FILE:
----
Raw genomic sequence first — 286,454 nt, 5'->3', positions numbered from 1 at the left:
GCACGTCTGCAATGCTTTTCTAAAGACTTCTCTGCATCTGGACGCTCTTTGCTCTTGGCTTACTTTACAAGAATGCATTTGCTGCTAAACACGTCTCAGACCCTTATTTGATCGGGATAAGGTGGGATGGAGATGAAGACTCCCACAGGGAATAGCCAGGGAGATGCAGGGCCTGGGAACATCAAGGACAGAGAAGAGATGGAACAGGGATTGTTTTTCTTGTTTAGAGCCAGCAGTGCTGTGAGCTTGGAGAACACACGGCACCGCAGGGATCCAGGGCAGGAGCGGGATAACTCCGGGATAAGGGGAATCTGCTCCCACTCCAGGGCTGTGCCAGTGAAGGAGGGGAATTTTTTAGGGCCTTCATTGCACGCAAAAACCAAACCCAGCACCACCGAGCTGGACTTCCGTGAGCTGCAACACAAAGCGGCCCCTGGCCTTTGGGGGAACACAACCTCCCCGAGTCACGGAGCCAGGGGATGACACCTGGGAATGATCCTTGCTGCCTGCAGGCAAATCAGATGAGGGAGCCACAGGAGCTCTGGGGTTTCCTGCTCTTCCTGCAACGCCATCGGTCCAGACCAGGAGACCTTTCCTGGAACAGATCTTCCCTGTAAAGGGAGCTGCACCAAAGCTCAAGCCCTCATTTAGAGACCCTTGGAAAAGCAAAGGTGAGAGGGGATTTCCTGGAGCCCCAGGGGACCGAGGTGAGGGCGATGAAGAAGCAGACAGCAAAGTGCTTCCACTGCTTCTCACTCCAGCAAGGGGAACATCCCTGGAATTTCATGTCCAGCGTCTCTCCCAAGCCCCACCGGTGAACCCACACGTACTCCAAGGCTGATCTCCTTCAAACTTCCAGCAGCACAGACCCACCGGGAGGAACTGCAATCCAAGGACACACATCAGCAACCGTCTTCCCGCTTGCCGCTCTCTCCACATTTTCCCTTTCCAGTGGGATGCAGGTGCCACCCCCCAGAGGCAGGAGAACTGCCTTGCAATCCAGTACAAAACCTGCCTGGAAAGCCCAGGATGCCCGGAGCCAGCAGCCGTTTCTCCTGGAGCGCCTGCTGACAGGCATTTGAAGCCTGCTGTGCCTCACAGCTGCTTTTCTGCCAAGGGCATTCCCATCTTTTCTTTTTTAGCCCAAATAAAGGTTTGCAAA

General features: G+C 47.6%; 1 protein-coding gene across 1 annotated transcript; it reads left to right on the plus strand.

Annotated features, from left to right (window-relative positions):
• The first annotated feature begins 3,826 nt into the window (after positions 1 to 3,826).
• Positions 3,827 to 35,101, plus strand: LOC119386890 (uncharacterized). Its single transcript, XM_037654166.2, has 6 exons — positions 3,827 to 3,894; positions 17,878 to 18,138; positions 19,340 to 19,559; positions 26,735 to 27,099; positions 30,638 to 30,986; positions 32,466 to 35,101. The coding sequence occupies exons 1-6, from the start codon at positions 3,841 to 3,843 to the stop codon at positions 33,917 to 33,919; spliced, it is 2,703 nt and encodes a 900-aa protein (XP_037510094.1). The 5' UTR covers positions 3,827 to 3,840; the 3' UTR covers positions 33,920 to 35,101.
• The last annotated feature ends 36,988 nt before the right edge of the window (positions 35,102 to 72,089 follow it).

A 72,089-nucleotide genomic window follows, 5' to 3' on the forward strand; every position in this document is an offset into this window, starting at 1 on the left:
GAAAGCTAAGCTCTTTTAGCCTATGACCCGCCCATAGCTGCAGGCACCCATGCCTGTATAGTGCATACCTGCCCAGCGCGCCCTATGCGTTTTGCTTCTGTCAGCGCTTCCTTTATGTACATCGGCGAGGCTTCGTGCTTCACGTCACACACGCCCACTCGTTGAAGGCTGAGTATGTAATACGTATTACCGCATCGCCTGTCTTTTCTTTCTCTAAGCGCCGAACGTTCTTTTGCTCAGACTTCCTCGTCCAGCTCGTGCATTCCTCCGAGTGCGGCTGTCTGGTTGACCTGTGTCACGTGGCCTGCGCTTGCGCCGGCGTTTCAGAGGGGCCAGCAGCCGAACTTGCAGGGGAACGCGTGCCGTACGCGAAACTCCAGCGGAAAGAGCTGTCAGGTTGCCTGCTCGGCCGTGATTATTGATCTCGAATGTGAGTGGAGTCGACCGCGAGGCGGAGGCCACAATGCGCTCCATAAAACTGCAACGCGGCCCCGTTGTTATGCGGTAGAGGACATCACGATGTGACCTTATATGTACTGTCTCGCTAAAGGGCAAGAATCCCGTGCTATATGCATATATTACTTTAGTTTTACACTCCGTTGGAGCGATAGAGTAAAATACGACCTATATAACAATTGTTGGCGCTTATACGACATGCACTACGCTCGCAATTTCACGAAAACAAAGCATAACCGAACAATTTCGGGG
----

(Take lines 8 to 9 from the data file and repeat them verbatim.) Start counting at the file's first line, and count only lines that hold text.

A 72,089-nucleotide genomic window follows, 5' to 3' on the forward strand; every position in this document is an offset into this window, starting at 1 on the left:
GAAAGCTAAGCTCTTTTAGCCTATGACCCGCCCATAGCTGCAGGCACCCATGCCTGTATAGTGCATACCTGCCCAGCGCGCCCTATGCGTTTTGCTTCTGTCAGCGCTTCCTTTATGTACATCGGCGAGGCTTCGTGCTTCACGTCACACACGCCCACTCGTTGAAGGCTGAGTATGTAATACGTATTACCGCATCGCCTGTCTTTTCTTTCTCTAAGCGCCGAACGTTCTTTTGCTCAGACTTCCTCGTCCAGCTCGTGCATTCCTCCGAGTGCGGCTGTCTGGTTGACCTGTGTCACGTGGCCTGCGCTTGCGCCGGCGTTTCAGAGGGGCCAGCAGCCGAACTTGCAGGGGAACGCGTGCCGTACGCGAAACTCCAGCGGAAAGAGCTGTCAGGTTGCCTGCTCGGCCGTGATTATTGATCTCGAATGTGAGTGGAGTCGACCGCGAGGCGGAGGCCACAATGCGCTCCATAAAACTGCAACGCGGCCCCGTTGTTATGCGGTAGAGGACATCACGATGTGACCTTATATGTACTGTCTCGCTAAAGGGCAAGAATCCCGTGCTATATGCATATATTACTTTAGTTTTACACTCCGTTGGAGCGATAGAGTAAAATACGACCTATATAACAATTGTTGGCGCTTATACGACATGCACTACGCTCGCAATTTCACGAAAACAAAGCATAACCGAACAATTTCGGGG